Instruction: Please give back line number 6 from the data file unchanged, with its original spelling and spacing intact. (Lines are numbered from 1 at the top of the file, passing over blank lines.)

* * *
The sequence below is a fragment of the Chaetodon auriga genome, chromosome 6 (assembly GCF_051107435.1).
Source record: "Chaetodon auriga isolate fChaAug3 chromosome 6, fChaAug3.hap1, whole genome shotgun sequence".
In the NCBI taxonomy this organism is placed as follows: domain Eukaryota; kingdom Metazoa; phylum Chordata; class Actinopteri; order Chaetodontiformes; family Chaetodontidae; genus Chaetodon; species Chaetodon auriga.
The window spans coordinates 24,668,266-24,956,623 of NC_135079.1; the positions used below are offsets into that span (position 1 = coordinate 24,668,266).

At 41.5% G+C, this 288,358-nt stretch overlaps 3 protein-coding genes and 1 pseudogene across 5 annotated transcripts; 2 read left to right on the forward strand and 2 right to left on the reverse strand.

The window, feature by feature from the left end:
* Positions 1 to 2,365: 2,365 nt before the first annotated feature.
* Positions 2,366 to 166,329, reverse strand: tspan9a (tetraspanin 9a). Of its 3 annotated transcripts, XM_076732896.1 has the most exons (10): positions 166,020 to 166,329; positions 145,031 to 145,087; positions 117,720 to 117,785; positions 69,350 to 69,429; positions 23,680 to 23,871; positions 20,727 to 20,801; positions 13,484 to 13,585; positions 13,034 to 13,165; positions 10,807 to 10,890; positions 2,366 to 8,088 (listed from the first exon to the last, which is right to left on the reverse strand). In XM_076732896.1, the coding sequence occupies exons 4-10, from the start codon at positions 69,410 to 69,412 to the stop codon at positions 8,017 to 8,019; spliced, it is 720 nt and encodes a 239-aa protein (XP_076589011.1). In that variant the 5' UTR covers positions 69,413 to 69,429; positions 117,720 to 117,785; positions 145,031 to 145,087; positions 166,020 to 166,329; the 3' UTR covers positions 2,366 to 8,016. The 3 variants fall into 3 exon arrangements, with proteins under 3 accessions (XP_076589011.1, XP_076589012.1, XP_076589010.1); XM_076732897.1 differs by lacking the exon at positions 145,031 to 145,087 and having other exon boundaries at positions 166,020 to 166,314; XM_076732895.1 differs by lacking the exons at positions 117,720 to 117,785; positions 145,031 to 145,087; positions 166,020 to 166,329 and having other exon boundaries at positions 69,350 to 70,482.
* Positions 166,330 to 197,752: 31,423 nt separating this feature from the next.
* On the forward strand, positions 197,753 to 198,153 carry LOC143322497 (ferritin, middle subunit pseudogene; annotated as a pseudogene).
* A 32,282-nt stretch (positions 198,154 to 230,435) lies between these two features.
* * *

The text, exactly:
The window, feature by feature from the left end: